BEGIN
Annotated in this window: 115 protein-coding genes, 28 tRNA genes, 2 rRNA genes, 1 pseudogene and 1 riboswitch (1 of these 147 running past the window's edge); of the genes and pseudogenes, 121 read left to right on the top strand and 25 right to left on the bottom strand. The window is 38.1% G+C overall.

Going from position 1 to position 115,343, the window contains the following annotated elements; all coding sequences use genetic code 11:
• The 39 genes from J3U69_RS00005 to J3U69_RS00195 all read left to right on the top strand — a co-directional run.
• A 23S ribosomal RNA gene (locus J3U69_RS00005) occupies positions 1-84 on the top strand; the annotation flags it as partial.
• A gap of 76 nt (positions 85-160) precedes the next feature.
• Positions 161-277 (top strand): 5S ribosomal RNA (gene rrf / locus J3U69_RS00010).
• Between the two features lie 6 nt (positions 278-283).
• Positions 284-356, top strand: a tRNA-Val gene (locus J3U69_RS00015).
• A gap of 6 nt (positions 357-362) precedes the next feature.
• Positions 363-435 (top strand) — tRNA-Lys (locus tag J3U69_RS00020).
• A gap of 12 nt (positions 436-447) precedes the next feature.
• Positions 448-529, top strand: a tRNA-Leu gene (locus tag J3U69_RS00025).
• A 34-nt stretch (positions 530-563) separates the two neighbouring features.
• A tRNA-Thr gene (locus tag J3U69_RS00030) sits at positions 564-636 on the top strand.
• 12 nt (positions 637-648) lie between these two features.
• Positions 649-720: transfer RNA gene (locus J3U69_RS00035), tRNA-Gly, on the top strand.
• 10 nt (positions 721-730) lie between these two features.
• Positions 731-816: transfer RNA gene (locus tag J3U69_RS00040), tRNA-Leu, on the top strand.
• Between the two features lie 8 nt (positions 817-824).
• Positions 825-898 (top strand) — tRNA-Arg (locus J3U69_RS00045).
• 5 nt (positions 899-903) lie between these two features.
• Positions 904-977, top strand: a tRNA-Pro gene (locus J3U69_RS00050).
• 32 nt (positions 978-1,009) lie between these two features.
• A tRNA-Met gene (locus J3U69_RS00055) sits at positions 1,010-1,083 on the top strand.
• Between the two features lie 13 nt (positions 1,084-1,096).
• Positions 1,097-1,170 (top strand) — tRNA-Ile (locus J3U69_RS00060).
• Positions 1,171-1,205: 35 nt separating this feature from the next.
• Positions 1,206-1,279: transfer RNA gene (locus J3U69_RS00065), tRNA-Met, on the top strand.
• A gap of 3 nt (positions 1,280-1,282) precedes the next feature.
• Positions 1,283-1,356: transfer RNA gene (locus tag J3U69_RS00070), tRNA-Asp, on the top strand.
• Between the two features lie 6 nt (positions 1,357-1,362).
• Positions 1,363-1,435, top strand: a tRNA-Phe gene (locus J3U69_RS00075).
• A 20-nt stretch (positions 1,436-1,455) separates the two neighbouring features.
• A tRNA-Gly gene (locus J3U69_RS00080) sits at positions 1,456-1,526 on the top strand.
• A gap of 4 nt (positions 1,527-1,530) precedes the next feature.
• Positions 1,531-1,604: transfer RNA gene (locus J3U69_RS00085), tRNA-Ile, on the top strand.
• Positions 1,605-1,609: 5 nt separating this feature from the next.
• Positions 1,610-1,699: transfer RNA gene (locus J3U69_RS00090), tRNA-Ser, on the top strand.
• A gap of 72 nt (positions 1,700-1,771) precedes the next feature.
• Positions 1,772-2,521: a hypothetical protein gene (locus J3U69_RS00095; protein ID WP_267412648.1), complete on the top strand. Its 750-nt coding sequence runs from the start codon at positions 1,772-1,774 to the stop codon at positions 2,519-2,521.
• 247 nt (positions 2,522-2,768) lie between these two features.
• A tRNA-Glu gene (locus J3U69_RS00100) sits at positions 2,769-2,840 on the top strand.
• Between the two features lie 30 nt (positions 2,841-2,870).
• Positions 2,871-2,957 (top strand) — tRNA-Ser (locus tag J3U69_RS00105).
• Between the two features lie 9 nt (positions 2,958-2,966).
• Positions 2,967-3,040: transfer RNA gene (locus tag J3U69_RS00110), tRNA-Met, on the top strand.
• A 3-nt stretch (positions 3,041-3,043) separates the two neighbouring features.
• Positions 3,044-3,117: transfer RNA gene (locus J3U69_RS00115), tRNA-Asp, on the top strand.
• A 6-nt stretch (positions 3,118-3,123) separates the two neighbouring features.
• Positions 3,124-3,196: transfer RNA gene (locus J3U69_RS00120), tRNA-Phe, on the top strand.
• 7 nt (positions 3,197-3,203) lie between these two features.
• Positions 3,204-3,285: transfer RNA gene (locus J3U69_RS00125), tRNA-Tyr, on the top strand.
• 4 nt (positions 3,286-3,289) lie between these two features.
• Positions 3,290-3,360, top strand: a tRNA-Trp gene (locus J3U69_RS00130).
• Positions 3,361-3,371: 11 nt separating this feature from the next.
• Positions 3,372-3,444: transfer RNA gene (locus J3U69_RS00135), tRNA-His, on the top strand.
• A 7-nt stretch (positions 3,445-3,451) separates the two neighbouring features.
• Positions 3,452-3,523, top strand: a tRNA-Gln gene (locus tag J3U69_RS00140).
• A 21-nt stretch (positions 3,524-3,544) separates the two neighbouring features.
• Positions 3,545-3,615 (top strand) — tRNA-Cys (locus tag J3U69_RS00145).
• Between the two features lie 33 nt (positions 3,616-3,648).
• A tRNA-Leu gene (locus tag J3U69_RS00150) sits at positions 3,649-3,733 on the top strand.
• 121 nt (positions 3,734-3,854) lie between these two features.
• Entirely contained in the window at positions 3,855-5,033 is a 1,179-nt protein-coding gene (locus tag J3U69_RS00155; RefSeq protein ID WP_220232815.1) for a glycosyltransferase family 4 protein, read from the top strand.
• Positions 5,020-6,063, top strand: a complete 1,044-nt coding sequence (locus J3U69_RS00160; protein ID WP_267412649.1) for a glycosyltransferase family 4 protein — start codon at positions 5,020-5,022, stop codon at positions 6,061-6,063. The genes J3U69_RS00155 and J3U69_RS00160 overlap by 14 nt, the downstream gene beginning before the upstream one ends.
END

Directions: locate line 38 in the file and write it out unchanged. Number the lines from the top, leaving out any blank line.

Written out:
• Positions 1,610-1,699: transfer RNA gene (locus J3U69_RS00090), tRNA-Ser, on the top strand.